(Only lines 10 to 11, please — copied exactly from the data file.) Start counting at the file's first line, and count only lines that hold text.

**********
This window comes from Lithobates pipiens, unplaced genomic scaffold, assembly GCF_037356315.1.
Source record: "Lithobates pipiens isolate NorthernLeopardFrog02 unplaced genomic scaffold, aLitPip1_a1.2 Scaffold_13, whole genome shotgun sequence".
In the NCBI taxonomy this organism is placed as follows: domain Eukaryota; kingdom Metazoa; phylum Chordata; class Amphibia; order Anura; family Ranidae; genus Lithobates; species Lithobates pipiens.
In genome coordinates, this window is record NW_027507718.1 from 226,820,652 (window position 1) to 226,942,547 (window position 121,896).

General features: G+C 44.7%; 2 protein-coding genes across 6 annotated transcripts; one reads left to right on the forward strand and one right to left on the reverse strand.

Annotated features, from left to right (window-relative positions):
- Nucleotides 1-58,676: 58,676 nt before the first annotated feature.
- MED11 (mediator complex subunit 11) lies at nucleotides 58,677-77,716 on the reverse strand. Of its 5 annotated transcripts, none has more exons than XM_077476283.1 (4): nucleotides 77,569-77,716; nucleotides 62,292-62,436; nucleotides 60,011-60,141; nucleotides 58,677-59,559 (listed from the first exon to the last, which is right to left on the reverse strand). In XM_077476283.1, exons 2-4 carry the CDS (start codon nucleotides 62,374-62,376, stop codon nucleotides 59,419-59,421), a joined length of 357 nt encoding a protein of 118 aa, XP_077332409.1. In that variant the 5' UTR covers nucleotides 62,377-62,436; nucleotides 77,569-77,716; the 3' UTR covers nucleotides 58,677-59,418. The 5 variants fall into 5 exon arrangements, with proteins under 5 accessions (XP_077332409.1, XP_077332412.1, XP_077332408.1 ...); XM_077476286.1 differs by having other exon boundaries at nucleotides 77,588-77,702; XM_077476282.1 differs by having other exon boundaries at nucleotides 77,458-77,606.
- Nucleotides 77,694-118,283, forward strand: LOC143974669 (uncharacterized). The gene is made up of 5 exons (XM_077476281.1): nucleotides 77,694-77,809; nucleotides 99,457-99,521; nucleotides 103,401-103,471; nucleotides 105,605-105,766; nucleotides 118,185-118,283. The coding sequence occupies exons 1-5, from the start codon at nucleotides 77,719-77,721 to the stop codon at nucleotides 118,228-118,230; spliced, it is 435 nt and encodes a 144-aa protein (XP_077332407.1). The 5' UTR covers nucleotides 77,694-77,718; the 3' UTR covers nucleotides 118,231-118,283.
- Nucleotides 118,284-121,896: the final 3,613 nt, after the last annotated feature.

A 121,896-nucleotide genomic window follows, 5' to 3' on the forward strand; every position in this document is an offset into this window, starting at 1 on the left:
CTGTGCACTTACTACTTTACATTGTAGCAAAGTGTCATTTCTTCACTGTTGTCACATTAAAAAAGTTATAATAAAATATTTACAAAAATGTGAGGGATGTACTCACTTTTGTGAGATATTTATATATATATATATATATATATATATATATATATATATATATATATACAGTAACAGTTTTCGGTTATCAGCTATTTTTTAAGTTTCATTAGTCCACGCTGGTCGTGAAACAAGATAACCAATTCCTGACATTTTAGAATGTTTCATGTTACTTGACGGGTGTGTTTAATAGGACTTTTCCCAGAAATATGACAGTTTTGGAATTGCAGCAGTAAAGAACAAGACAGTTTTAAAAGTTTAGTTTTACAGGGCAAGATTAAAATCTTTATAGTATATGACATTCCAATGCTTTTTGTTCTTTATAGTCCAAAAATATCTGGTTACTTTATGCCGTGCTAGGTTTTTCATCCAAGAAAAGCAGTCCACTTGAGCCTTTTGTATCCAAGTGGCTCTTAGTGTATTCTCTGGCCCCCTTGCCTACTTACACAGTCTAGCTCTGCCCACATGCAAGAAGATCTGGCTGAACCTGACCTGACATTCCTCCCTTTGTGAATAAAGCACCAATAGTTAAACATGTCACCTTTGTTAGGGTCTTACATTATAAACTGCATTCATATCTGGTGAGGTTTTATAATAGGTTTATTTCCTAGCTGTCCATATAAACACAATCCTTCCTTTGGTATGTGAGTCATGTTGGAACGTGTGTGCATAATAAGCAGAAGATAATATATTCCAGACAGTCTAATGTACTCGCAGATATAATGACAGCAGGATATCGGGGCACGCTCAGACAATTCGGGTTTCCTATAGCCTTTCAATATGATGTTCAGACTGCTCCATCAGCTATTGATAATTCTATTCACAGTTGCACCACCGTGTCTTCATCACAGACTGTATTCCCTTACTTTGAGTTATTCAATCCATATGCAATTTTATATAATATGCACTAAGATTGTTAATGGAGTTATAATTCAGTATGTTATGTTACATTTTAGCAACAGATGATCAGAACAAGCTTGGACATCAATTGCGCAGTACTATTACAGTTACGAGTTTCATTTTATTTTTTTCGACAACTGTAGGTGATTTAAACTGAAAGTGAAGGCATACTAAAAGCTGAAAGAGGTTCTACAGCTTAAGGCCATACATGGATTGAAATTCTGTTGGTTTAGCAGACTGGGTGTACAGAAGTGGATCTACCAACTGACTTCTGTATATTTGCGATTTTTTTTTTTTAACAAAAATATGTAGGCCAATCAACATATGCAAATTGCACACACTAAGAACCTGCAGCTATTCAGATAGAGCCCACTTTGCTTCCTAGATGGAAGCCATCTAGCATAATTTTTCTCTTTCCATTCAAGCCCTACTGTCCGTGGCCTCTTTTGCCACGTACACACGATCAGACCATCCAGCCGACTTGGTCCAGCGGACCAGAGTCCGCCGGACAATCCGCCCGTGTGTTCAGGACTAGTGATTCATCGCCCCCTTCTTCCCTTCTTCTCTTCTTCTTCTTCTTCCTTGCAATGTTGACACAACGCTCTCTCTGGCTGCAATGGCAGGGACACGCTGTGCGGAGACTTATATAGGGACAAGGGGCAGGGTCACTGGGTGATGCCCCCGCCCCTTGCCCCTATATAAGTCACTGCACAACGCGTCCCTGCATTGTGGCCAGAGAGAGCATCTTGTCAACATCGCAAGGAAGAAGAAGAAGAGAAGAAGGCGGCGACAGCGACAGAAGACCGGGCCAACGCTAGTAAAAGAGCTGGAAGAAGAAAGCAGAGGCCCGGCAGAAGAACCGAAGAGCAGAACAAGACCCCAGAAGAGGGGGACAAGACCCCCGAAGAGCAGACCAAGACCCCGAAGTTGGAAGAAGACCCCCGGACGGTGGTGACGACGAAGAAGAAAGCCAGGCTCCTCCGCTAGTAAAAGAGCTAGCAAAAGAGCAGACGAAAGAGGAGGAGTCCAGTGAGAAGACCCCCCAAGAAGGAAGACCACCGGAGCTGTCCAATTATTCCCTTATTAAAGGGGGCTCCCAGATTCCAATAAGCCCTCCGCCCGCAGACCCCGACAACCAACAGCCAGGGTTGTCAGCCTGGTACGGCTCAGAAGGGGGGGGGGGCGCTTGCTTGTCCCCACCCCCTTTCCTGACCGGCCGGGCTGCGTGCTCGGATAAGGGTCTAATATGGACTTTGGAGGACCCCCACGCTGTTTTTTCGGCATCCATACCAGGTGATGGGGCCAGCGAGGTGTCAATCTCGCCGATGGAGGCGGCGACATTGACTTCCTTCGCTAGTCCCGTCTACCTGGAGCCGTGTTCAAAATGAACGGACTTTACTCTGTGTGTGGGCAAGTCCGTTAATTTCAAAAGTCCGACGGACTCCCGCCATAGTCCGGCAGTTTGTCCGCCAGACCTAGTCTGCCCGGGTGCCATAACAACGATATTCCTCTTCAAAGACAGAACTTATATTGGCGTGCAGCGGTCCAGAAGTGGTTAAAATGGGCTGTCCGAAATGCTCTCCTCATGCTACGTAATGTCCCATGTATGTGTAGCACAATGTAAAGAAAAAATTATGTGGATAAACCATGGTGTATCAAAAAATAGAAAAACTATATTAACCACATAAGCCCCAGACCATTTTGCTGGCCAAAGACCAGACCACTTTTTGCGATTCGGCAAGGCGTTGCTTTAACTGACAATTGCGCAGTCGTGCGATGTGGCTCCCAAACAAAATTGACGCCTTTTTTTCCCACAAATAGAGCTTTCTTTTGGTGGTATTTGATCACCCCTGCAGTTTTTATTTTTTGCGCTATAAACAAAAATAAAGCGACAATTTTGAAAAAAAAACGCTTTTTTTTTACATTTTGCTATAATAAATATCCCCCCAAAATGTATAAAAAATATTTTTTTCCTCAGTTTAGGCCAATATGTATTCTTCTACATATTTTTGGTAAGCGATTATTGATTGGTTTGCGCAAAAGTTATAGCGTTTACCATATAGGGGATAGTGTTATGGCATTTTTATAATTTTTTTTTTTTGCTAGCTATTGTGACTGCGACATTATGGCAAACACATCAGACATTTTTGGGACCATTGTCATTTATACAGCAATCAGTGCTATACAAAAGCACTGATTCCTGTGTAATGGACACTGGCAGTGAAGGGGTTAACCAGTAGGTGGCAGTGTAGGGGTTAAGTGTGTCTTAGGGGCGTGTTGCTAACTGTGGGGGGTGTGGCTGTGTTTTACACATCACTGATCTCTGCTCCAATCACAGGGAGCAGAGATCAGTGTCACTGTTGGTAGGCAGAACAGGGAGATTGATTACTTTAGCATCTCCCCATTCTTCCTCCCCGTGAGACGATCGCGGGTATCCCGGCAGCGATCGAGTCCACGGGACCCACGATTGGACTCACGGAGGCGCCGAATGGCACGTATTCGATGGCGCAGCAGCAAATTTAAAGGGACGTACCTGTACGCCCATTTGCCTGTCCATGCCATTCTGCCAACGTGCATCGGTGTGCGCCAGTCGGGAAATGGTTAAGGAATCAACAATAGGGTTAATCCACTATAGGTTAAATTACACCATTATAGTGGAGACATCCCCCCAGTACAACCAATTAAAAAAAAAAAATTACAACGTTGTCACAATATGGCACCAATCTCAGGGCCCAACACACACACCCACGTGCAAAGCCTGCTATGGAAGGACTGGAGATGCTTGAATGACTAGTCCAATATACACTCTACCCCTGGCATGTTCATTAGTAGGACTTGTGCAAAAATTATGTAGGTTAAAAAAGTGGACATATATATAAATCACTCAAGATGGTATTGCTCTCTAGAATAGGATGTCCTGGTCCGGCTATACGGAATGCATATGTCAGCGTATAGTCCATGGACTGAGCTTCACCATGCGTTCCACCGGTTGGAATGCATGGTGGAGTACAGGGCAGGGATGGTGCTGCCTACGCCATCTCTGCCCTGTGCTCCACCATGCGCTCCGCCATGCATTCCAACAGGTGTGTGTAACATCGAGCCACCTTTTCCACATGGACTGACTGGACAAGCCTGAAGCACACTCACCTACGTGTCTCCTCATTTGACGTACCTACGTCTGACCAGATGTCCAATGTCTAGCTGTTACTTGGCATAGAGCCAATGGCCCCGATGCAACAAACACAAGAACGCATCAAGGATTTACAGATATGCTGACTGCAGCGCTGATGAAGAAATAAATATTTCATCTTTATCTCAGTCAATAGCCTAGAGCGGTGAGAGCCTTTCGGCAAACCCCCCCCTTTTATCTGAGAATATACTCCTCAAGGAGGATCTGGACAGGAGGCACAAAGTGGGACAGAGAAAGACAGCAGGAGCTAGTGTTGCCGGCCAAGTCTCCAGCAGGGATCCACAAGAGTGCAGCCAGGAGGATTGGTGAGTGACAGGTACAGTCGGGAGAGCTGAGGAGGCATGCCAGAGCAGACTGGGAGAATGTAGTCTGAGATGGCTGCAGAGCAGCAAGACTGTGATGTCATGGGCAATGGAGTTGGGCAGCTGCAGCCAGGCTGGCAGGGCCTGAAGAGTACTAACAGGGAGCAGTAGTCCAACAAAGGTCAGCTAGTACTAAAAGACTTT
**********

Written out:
- Nucleotides 118,284-121,896: the final 3,613 nt, after the last annotated feature.

A 121,896-nucleotide genomic window follows, 5' to 3' on the forward strand; every position in this document is an offset into this window, starting at 1 on the left: